Stars: Peter Dinklage, Emilia Clarke, Nikolaj Coster-Waldau, Peter Dinklage, Michelle Fairley, Aiden Gillen, Jack Gleeson, Iain Glen, Kit Harington, Lena Headey, Isaac Hempstead-Wright, Richard Madden, Sophie Turner, Maisie Williams, John Bradley, Charles Dance, Carice Van Houten, Stephen Dillane, Liam Cunningham
Writers: David Benioff & D.B. Weiss, based on George R.R. Martin’s “A Song of Ice and Fire”
Director: Alan Taylor
Network: HBO, Sundays @ 9 PM
Airdate: April 1, 2012
Season 2 of GAME OF THRONES hits the ground running with “The North Remembers.” A quick and efficient recap reminds us that the vast Kingdom of Westeros threatening to rip itself apart after the death of King Robert Baratheon (Mark Addy). Robert’s extraordinarily cruel young son Joffrey (Jack Gleeson) has ascended to the throne. Joffrey has executed Robert’s loyal friend Ned Stark (Sean Bean), who had discovered that Joffrey and his royal siblings were not really Baratheons at all, but rather the children of Queen Cersei (Lena Headey) and her brother Sir Jaime Lannister (Nicolaj Coster-Waldau).
As “The North Remembers” begins, Sansa Stark (Sophie Turner) is miserable as the fiancée of appalling young Joffrey. Still, Sansa is able to sway him to mercy in the matter of a drunken knight. Then Tyrion (Peter Dinklage) shows up, to the consternation of his sister, Joffrey’s mother Cersei. Tywin Lannister (Charles Dance) has sent son Tyrion to serve in Tywin’s stead as Hand of the King. Tyrion doesn’t think much of Cersei’s lack of ability to control Joffrey, especially Joffrey’s execution of Ned, which has caused the Stark family and most of the northern end of the kingdom to rise up in revolt.
At the Stark lands in Winterfell, young Bran Stark (Isaac Hempstead-Wright) is now the lord, as his mother Catelyn (Michelle Fairley) and eldest brother Robb (Richard Madden) are both off to war. Bran, like everyone else in Westeros and beyond, ponders the meaning of a red-trailing comet that has appeared in the daylight sky.
Daenerys Targaryen (Emilia Clarke), across the Narrow Sea, seeks food and shelter for her Dothraki followers at the same time she nurtures the three baby dragons she hatched.
Jon Snow (Kit Harington), now steward to the Commander of the Night Watch, has followed his company north of the Wall. It is rumored that a ruler here is gathering an army to march south and take the crown.
Stannis Baratheon (Stephen Dillane), brother of the late King Robert, knows that Cersei’s children, including King Joffrey, are not really Baratheons. Urged on by his monotheistic priestess Melisandre (Carice van Houten), Stannis plans to invade the capital city of King’s Landing and take the throne.
At the same time, Catelyn and Robb plan to support Stannis’ other brother Renly Baratheon (Gethin Anthony), in the hopes that he will take the south and leave Robb to rule in the north. They also hope that Renly will help them retrieve Sansa and other Stark daughter Arya (Maisie Williams). They currently hold Jaime as hostage and would like to be able to trade him for Sansa and Arya.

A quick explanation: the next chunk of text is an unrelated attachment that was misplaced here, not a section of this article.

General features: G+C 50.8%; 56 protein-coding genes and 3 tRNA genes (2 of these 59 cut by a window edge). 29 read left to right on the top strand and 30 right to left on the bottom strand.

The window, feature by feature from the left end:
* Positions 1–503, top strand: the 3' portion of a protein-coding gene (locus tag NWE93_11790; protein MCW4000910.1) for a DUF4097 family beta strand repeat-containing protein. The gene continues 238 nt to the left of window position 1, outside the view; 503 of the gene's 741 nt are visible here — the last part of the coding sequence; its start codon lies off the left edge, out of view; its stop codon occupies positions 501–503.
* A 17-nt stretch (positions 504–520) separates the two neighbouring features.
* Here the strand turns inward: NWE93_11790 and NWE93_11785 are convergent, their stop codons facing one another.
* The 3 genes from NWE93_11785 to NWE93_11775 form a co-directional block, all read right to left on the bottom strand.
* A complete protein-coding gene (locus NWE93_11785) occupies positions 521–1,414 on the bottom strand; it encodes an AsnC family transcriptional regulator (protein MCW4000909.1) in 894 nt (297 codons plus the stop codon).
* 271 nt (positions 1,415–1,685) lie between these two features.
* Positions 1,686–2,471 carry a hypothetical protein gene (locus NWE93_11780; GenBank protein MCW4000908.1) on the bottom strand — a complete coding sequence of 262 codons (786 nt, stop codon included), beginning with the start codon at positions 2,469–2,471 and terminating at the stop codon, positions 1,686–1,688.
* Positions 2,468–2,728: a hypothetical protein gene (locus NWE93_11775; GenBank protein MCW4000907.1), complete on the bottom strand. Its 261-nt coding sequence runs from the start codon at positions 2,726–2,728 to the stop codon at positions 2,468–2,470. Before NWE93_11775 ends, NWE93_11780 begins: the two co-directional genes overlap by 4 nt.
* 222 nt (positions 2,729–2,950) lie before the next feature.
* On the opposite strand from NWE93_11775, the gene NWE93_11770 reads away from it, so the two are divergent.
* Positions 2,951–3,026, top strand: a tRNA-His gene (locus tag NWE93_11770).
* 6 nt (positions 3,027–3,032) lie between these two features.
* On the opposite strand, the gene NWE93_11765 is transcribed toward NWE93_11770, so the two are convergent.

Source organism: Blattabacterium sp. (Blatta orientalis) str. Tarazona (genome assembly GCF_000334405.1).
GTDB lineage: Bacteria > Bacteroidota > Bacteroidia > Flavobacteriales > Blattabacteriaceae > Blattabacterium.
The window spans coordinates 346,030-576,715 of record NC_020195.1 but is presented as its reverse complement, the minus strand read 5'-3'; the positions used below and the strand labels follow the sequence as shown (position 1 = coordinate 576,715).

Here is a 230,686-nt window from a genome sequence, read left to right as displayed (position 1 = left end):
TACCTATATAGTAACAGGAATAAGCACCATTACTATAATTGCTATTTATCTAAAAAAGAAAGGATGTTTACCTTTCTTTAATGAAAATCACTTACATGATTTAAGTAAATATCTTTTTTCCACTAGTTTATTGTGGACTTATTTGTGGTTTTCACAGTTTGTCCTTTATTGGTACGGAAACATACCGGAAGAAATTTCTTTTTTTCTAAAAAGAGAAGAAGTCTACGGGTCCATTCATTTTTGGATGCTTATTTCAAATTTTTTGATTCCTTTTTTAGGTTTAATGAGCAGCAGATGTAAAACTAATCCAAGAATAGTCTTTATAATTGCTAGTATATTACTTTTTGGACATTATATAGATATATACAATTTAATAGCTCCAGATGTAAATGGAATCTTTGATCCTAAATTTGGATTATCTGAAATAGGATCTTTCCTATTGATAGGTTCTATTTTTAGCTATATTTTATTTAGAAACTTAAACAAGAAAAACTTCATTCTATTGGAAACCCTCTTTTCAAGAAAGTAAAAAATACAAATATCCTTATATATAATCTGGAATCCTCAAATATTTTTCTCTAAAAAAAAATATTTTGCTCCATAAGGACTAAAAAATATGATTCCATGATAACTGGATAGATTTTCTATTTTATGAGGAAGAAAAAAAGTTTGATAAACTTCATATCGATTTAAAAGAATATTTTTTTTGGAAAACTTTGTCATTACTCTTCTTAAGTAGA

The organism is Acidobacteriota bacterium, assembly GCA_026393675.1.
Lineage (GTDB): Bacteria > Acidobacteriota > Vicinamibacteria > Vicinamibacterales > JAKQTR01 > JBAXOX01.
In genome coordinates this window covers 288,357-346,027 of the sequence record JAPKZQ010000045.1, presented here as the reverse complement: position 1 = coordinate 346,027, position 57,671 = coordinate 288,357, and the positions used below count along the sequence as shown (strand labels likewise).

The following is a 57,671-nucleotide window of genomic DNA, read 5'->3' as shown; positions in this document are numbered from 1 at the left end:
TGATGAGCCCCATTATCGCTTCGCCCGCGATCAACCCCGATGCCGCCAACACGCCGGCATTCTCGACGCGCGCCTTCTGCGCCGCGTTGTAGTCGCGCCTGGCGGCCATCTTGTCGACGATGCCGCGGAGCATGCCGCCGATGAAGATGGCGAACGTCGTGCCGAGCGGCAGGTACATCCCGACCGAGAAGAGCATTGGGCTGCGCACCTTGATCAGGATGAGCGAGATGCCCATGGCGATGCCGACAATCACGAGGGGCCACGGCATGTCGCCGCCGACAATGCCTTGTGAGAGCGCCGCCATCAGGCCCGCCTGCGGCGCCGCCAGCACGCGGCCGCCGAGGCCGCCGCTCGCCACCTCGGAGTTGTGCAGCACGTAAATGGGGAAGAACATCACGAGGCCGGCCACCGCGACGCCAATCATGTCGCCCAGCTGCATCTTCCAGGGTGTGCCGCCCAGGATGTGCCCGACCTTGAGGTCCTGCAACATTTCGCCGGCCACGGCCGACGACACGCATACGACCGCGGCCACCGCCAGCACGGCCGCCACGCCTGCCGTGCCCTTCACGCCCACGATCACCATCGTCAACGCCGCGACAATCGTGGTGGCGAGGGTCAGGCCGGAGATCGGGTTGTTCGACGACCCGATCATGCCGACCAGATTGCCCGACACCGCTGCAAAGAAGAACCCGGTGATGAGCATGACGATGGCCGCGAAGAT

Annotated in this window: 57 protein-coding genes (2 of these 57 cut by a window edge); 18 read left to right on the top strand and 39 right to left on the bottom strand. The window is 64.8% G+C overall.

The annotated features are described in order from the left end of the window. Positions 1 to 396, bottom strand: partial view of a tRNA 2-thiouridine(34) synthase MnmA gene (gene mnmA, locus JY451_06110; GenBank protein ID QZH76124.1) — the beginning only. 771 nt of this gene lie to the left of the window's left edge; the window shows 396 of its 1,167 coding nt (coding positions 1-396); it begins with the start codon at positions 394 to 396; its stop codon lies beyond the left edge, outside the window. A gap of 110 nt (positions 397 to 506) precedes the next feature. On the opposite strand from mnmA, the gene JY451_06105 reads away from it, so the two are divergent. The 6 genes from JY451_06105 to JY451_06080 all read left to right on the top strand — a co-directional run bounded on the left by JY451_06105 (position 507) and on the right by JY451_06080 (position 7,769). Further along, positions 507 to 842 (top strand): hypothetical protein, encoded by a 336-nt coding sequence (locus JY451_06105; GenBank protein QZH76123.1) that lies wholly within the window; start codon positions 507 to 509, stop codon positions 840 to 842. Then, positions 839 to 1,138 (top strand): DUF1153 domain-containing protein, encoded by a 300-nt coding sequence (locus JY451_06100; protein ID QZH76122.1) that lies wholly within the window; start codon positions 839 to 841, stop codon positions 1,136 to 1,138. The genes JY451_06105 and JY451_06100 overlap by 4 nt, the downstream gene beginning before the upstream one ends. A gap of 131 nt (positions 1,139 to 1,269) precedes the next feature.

What Catelyn and Robb don’t know is that Arya fled the capital after her father’s death and is currently disguised as a boy, headed north toward the Wall with a group of other youths.
Joffrey, who believes the (true) gossip about his real parentage, has his men go on a rampage, killing infants and children who may have been fathered by Robert Baratheon. One of these is a boy traveling with Arya.
That’s the bare bones of what’s going on in this wildly eventful installment, which goes from the burning plains where Daenerys wanders to the freezing north and everything in between. Highlights include confrontations between Cersei and Joffrey, Cersei and Lord Baelish (Aiden Gillen), the inclusion of a full-grown dire wolf in an argument and just about every instant Dinklage is on screen as the wry, resigned master of perspective Tyrion.
GAME OF THRONES is ever astonishing in its ability to put forth enormous, multifaceted chunks of story and keep them comprehensible, even as they fly at us with the speed and force of arrows. It also remains utterly beautiful and fully physically realized, a world we feel we can walk into and touch as surely as we might walk the streets of our neighborhoods.
With this many players in the game (the second book in George R.R. Martin’s ongoing of A SONG OF ICE AND FIRE novels is called A CLASH OF KINGS), there’s no predicting who will get the throne, though it seems likely Joffrey won’t hold it much longer. Gleeson deserves a lot of credit for letting us at least see Joffrey’s perspective, horrifying though his character is. Cersei comes off as reasonably sympathetic under the circumstances, thanks to Headey’s aware, alert performance and we feel for all of the Stark family.
But what we feel most is simply hunger for more story. Next week won’t come soon enough.
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Related Link: GAME OF THRONES – Season 1 reviews
Related Link: Review of GAME OF THRONES – Season 1 – Series Premiere
Related Link: on GAME OF THRONES from creator GEORGE R.R. MARTIN
Related Link: Interview with GAME OF THRONES star PETER DINKLAGE
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Article: TV Review: GAME OF THRONES – Season 2 – “The North Remembers” – Season Premiere